WASHINGTON — The Internal Revenue Service urges taxpayers with expired Individual Taxpayer Identification Numbers (ITINs) to renew them as soon as possible. Tax returns with expired ITINs will face processing delays and affected taxpayers may lose eligibility for key tax benefits until the ITIN is renewed.
An ITIN is used by anyone who has tax-filing or payment obligations under U.S. tax law but is not eligible for a Social Security number. Under a series of provisions established by the Protecting Americans from Tax Hikes (PATH) Act enacted by Congress in December 2015, ITINs not used on a tax return at least once in the past three years were set to expire.
Also, ITINs with certain middle digits expired, requiring the taxpayer to renew, in order to continue using the ITIN to file a federal tax return.
Those with middle digits of 70, 71, 72 or 80 (Example: 9NN-70-NNNN or 9NN-80-NNNN) expired on Dec. 31, 2017. ITINs that have middle digits 78 or 79 expired Dec. 31, 2016, but taxpayers can still renew them.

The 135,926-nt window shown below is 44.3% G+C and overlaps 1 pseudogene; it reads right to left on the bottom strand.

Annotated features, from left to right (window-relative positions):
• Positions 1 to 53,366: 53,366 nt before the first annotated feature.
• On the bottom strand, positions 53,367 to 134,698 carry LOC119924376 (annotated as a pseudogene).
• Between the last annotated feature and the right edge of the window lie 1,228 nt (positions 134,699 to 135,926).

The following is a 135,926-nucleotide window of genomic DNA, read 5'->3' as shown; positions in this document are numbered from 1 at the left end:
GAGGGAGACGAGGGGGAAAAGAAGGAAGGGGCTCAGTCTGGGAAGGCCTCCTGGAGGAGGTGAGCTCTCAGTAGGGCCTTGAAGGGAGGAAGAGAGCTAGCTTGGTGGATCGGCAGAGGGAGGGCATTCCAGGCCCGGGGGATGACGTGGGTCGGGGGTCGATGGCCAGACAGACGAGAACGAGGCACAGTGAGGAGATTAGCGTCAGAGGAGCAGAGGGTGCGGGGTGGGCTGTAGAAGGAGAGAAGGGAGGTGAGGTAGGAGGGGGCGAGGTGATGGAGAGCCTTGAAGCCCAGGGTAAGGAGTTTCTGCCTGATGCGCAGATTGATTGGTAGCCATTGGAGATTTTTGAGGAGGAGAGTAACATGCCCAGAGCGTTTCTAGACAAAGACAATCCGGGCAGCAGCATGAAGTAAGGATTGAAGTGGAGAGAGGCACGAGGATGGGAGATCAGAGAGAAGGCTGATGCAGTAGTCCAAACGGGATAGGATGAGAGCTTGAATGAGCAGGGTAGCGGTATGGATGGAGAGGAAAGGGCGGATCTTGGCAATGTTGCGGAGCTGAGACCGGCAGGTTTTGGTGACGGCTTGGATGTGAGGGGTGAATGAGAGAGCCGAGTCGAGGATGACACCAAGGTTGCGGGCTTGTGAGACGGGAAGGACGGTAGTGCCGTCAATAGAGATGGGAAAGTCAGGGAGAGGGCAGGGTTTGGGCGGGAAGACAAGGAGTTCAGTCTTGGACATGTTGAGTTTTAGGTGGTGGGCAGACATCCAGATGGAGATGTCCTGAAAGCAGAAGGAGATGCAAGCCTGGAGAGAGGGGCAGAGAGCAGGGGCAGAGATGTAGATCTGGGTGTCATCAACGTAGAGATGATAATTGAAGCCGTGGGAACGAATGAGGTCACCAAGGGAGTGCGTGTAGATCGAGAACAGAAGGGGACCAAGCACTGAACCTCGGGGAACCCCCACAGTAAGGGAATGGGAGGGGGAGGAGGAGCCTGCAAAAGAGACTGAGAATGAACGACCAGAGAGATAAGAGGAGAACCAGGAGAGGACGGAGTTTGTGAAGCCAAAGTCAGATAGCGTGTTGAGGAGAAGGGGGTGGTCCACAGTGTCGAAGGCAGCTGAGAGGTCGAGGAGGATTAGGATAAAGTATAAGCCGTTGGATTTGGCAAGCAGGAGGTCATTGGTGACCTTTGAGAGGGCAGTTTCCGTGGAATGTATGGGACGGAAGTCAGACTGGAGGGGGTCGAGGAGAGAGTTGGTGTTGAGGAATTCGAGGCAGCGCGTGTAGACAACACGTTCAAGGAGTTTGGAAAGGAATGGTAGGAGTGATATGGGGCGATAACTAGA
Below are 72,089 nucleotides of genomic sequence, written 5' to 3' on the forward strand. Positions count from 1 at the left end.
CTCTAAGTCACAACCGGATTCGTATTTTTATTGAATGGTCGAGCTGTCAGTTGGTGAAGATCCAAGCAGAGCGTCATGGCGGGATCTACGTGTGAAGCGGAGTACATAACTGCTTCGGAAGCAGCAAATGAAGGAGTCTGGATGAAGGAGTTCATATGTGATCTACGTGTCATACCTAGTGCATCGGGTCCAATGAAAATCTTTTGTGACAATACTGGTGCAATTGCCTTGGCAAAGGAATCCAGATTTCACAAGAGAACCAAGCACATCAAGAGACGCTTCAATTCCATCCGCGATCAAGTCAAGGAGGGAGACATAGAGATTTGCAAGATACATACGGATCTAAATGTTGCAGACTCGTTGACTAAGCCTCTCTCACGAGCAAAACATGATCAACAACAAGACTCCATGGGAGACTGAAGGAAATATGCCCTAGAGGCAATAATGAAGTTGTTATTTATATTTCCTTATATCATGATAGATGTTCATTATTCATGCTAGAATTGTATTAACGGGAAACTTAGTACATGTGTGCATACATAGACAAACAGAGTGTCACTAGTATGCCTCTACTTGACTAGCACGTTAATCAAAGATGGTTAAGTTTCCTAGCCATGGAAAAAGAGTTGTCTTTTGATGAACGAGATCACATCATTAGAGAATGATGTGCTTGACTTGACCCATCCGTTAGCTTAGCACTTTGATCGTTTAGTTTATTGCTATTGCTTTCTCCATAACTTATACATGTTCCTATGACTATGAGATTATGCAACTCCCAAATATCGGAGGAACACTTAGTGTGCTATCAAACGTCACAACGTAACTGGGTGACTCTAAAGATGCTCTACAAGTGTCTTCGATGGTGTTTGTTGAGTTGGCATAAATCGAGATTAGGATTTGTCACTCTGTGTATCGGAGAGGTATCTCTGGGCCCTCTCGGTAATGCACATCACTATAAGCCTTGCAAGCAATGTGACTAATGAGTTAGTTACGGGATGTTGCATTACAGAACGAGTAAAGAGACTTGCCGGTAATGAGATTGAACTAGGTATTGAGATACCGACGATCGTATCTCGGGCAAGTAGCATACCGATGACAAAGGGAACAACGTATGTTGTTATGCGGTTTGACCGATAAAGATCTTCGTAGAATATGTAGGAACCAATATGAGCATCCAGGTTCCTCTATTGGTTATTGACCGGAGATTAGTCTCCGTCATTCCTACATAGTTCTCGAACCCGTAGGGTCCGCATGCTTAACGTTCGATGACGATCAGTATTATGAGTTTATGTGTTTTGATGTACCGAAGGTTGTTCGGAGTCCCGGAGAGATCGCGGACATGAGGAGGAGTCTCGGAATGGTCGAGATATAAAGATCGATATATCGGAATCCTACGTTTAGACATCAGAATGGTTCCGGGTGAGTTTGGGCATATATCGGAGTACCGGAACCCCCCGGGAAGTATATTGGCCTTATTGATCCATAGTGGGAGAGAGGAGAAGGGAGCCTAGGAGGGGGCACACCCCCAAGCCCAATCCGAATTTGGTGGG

Who Should Renew an ITIN?
Taxpayers with ITINs that expired at the end of 2017 and who need to file a tax return in 2018 must submit a renewal application. Others do not need to take any action.
How to Renew an ITIN
To renew an ITIN, taxpayers must complete a Form W-7 and submit all required documentation. Although a Form W-7 is usually attached to the tax return, a taxpayer is not required to attach a federal tax return to their ITIN renewal application.
There are three ways to submit the W-7 application package:
An ITIN Renewal application can take up to 11 weeks for the IRS to complete during the tax season.
The IRS is providing several types of tax relief for those affected by hurricanes hitting Texas, Florida, Georgia, Puerto Rico and the U.S. Virgin Islands. We’re monitoring the situation closely to resolve potential tax related issues as they’re identified. Check IRS.gov/hurricaneharvey and IRS.gov/hurricaneirma often for a current list of all tax relief available in these disaster areas […]